NEST – over third of employees may opt out


Pension schemes run by small firms are failing to produce a sufficient retirement income.

Pension contributions need to double to achieve a reasonable retirement income.

Over a third of employees working for smaller firms are expected to opt out of the new government pension scheme planned for 2014, according to the Association of Consulting Actuaries (ACA).

All UK firms will be required to auto-enrol their employees into the new workplace pension scheme, called the National Employment Savings Trust (NEST). However, staff members can choose to opt out if they wish.

The ACA survey found that 35% of workers may choose not to enter into the scheme, which states that pension contributions must total at least 8% of employee earnings – a minimum of 3% must be contributed by employers, 4% from employees and 1% by way of tax relief.

Of the 404 businesses that participated in the research, 84% said two thirds of their employees did not join the current schemes in place because they felt their firms were “disillusioned with pensions”.

Over 95% of small enterprises said the main reason why they do not have a scheme was cost.

Just over a fifth of respondents said they were considering the financial impact that the NEST rules would have on their business.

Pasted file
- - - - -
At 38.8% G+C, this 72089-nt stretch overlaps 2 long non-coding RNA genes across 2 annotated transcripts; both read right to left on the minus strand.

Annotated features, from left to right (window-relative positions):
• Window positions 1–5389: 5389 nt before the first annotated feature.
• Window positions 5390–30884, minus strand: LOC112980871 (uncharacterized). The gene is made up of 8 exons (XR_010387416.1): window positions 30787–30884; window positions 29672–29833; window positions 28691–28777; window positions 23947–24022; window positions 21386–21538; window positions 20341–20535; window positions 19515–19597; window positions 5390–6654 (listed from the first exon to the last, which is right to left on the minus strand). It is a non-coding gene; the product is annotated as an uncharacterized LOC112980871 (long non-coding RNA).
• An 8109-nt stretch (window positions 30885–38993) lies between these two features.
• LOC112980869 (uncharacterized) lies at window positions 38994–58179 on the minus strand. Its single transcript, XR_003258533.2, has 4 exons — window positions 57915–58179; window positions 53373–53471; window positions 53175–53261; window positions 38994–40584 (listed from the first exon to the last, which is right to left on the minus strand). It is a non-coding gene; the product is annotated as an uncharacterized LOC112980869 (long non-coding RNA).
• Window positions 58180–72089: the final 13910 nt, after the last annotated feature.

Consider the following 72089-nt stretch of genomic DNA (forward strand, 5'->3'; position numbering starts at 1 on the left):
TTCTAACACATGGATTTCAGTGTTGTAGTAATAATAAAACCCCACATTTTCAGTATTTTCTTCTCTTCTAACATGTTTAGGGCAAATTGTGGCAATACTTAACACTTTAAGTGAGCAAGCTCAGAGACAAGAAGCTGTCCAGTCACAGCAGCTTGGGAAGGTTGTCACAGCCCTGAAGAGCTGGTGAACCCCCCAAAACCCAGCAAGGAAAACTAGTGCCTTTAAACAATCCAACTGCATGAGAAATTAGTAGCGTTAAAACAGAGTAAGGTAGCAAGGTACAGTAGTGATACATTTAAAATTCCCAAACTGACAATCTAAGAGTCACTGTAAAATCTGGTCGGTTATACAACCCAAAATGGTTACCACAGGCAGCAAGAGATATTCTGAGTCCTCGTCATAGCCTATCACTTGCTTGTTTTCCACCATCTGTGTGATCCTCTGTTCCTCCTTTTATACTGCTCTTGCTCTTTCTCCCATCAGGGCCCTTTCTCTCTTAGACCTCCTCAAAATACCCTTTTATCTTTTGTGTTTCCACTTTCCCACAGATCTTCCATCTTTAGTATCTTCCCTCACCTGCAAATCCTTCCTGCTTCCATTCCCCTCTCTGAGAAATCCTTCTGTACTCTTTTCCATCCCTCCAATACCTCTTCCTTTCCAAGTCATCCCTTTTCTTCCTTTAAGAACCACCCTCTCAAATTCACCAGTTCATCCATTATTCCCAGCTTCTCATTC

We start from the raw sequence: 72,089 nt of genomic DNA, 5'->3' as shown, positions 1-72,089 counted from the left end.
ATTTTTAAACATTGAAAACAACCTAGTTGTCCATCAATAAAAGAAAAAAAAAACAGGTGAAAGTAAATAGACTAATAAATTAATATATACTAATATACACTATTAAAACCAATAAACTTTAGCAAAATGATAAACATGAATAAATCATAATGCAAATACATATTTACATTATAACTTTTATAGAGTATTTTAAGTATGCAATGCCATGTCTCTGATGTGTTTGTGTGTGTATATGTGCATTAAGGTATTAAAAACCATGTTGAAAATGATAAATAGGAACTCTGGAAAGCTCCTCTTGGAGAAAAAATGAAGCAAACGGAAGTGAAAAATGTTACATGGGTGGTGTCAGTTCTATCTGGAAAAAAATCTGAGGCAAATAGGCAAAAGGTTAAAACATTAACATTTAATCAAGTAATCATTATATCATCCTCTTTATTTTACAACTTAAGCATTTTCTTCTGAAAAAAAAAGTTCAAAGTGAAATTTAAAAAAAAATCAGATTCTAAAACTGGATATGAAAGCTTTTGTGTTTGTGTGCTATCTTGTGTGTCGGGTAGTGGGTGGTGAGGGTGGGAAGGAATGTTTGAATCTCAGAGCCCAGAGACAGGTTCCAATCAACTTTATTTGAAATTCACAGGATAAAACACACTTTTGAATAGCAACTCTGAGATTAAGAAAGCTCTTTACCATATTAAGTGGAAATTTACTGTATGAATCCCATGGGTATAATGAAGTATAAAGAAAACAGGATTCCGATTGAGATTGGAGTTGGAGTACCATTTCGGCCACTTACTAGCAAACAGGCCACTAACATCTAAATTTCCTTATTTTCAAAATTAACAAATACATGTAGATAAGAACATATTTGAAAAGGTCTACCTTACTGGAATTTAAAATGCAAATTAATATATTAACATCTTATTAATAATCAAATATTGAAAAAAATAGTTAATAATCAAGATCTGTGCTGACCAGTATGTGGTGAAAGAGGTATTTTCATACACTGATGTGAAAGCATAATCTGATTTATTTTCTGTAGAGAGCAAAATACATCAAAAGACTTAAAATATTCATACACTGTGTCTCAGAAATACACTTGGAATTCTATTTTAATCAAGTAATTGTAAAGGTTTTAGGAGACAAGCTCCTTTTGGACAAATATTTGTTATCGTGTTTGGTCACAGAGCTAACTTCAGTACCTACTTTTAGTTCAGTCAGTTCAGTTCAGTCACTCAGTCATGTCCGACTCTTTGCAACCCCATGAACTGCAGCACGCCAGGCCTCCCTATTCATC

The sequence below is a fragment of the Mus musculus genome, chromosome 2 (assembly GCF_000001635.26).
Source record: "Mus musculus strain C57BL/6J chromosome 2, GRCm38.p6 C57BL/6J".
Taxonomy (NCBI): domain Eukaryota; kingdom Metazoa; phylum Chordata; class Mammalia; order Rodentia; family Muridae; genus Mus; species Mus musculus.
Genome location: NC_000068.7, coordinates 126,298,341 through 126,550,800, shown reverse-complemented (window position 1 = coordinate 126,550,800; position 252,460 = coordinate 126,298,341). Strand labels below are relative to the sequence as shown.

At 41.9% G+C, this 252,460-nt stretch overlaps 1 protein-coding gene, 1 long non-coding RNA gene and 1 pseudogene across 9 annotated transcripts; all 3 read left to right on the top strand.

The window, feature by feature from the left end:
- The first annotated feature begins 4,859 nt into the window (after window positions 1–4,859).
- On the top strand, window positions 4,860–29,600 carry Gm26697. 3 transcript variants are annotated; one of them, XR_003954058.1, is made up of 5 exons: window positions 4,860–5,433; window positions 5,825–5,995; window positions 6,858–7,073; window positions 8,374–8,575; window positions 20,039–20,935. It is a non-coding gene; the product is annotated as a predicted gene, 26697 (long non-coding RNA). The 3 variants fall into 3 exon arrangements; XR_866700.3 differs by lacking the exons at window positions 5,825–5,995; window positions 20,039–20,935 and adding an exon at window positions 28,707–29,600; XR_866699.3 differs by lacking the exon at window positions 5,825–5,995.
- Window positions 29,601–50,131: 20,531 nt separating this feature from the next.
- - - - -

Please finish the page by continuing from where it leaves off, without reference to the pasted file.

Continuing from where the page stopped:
ACA Chairman Stuart Southall said employers and workers are failing to keep up with the cost of building a sufficient pension, adding that current pension contributions need to double to 15% of earnings at the very least to achieve a reasonable retirement income.

He added: “Greater transparency and low-cost products will play a part in this, as will better consumer financial education and auto-enrolment – all of which is ‘work in progress’ with some areas more advanced than others, but more will be needed. A plan to provide new incentives to save, building up over a number of years as the economy recovers, is badly needed”.

He continued: “The smaller firms covered by this survey – so important to the UK economy in terms of employment and innovation but – where pension provision is endemically weak – seem particularly needful of financial incentives to kick start sufficient levels of pension saving“.